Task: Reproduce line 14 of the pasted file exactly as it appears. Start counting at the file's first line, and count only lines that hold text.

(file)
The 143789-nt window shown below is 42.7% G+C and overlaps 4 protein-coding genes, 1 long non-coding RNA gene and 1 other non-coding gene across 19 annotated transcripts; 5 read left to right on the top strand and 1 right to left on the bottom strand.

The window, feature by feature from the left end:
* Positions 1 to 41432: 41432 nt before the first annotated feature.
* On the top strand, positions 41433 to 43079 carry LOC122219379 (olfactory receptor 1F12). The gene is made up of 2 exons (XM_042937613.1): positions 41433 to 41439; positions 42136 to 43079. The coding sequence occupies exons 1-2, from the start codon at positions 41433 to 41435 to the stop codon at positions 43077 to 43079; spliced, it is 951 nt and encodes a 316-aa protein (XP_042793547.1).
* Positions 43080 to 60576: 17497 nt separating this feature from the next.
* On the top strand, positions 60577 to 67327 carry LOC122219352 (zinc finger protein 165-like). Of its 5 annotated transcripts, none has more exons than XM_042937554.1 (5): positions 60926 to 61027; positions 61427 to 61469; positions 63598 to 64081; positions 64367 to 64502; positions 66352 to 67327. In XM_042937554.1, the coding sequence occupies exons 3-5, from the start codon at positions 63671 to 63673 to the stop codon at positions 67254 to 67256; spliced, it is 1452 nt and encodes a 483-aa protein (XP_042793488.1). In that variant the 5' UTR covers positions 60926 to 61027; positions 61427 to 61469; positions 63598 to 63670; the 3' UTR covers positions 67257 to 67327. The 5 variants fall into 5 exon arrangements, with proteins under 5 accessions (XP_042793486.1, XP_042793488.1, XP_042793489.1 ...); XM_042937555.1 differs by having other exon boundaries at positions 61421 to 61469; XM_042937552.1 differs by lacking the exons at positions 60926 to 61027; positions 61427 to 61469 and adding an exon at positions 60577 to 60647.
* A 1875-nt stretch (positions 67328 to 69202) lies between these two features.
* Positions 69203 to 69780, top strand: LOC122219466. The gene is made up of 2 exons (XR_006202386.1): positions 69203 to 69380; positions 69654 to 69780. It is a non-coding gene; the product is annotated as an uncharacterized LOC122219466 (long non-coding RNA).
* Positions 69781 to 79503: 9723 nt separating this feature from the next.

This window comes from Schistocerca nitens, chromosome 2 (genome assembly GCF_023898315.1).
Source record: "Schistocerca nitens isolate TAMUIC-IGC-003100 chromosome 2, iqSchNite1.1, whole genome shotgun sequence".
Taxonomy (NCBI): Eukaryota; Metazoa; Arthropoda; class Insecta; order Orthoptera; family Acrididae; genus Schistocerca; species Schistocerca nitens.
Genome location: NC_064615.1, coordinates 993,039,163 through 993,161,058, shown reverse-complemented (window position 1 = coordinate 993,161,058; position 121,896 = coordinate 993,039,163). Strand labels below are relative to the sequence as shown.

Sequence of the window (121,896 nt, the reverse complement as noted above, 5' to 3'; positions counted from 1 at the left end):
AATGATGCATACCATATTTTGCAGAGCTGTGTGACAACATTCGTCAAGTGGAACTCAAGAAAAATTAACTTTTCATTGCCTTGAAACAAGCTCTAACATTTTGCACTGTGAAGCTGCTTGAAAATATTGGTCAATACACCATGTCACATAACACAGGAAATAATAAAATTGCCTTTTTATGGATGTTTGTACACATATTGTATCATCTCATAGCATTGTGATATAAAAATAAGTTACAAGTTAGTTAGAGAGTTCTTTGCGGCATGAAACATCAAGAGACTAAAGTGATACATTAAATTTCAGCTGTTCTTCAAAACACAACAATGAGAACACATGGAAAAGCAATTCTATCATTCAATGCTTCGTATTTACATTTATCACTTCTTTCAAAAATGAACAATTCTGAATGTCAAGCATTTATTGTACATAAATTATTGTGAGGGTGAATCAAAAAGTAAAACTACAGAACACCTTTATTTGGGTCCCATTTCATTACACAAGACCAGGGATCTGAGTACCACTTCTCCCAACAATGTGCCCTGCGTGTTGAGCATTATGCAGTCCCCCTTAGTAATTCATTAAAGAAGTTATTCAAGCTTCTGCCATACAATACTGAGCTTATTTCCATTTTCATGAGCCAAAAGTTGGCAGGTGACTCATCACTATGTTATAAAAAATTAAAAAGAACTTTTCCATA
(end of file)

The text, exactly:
Sequence of the window (121,896 nt, the reverse complement as noted above, 5' to 3'; positions counted from 1 at the left end):